Pasireotide subcutaneous (SC) injection is a somatostatin analog approved for the treatment of adults with CD for whom pituitary surgery was unsuccessful or is not an option (7). In a Phase 3 trial in patients with CD (http://ClinicalTrials.gov identifier, NCT00434148; study number B2305), treatment with pasireotide SC was associated with normalization of urinary-free cortisol (UFC) levels at 6 months in 15% of patients treated with a 0.6-mg twice-daily (bid) dose and 26% of patients treated with a 0.9-mg bid dose (8). The B2305 study also demonstrated significant improvements in the signs and symptoms of CD and reductions in pituitary tumor volume. A separate analysis of the data from this Phase 3 trial showed marked improvements in the signs and symptoms of CD during 12 months of pasireotide treatment while UFC levels decreased (9).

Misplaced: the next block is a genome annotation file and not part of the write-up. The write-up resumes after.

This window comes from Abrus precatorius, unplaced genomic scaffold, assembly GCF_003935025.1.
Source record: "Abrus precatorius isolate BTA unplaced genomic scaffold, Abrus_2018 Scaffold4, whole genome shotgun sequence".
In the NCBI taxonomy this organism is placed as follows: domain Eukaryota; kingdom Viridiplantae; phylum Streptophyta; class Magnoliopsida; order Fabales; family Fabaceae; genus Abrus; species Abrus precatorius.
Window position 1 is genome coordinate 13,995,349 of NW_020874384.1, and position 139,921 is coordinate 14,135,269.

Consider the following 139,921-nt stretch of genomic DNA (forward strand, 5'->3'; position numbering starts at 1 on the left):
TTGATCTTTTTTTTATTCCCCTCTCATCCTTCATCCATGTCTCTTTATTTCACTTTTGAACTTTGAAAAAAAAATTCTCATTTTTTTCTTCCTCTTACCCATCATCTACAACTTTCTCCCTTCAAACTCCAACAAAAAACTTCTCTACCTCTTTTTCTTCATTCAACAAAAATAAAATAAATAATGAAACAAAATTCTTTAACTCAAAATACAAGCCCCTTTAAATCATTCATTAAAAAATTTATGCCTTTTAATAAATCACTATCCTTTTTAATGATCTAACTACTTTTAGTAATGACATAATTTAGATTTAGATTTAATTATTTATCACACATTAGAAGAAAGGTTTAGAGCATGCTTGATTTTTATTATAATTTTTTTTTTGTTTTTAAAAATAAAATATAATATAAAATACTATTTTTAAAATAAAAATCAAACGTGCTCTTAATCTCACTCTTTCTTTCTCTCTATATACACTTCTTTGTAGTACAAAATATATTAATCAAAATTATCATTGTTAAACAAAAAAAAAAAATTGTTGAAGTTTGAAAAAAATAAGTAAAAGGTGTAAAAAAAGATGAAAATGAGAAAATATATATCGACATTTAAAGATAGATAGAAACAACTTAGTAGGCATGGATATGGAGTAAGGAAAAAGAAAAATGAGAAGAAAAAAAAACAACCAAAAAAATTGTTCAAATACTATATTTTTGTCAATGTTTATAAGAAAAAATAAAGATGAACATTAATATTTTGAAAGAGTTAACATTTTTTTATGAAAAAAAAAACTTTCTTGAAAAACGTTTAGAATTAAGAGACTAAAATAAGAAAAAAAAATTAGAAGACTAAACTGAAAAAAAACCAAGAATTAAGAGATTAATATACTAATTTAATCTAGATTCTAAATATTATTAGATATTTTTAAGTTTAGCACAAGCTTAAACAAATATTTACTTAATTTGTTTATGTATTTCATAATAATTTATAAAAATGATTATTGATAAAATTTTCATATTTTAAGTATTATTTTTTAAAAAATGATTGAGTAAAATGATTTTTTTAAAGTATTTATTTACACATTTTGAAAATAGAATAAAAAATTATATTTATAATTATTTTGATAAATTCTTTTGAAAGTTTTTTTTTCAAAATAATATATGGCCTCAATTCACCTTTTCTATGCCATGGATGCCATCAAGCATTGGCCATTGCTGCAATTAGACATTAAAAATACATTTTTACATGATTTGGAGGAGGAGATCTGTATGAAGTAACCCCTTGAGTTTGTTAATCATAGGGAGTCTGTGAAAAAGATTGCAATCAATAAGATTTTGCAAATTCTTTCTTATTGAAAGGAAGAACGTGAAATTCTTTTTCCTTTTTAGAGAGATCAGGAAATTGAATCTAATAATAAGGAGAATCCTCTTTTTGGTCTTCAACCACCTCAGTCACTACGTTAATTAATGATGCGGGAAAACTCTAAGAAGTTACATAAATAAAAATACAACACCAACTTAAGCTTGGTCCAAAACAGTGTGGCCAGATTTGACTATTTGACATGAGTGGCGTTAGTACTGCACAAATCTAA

Overall, there are few reports of long-term treatment with pasireotide SC. Data obtained in the open-ended, open-label extension trial of the B2305 study showed that the mean decrease in the UFC level after 12 months of treatment (57.3%) was maintained through 24 months (62.1%), suggesting that the efficacy and clinical benefit of pasireotide SC are sustained over a longer period of time (10). A single-center study in Italy reported that treatment with pasireotide led to a substantial reduction in tumor size within 6–12 months of initiation in a subset of eight patients from the B2305 study (11). In a 5-year follow-up of 16 patients who remained on treatment, UFC reductions and clinical improvements were found to be sustained (12).
Data on patients with CD in a non-research setting are limited. This article describes the symptomatic and biochemical responses of six patients with recurrent CD treated with pasireotide SC for at least 1 year at a single center, five of whom were treated in a real-world setting.